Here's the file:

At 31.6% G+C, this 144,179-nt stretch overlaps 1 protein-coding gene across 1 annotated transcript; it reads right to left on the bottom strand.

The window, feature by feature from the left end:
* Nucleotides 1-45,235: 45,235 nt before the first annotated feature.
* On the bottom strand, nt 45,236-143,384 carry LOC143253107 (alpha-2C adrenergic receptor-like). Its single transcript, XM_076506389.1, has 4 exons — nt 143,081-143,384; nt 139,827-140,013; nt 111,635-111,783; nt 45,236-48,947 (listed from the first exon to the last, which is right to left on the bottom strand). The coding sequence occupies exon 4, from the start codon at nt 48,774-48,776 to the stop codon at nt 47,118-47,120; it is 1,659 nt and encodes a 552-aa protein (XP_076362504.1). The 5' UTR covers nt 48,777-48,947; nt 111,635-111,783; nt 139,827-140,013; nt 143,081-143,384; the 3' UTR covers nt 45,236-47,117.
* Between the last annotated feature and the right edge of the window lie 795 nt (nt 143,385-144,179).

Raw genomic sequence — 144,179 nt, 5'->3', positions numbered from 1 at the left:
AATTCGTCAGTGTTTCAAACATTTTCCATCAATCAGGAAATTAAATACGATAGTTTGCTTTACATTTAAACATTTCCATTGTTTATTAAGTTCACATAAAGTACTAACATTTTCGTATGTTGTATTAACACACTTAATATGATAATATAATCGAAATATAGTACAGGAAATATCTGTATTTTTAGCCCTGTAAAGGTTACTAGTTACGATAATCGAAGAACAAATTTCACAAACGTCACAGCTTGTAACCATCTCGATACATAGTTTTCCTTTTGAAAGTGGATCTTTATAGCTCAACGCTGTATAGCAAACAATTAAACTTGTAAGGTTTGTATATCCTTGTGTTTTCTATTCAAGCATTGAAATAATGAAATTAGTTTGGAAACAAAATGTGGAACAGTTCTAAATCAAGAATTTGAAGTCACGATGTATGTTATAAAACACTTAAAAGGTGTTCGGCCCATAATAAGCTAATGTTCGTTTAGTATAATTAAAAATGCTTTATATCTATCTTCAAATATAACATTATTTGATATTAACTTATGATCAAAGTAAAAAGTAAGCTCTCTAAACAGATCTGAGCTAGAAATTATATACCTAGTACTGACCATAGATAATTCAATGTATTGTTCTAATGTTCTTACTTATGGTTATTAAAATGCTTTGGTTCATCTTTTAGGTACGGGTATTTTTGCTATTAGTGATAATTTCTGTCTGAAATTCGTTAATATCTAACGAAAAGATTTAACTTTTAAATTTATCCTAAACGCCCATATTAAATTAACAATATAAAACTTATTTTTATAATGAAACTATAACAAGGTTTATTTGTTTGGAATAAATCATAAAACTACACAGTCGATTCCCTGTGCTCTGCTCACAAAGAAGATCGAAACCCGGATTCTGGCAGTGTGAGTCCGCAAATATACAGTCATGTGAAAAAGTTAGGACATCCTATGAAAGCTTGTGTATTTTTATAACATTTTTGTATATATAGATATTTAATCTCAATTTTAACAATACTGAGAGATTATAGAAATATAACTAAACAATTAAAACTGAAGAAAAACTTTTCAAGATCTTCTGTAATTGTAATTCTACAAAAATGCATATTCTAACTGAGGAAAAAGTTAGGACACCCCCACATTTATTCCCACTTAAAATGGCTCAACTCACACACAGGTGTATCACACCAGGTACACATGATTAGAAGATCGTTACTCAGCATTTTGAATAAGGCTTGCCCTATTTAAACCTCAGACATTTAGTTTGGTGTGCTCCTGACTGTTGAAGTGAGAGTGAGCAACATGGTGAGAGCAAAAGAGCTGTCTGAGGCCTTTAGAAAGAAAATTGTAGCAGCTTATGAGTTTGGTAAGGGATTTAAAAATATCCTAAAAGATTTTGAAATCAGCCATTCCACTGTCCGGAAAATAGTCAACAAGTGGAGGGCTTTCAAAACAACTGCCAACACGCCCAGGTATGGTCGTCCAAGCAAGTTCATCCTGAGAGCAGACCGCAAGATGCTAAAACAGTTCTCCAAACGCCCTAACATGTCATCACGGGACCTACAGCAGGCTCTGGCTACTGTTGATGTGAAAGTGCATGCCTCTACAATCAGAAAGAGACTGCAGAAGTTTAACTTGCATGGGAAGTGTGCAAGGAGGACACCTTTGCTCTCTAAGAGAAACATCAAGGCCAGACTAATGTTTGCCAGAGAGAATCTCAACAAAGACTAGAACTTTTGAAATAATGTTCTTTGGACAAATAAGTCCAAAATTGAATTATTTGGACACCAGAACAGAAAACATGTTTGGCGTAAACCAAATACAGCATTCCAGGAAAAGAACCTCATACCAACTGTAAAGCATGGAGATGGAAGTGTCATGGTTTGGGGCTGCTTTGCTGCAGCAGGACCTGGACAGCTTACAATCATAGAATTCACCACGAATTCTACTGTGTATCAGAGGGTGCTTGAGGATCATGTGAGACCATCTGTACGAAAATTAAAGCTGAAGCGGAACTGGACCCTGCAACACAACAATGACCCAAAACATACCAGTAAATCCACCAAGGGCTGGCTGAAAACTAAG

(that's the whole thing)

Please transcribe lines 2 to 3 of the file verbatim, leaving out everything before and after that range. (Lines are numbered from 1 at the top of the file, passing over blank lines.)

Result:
The window, feature by feature from the left end:
* Nucleotides 1-45,235: 45,235 nt before the first annotated feature.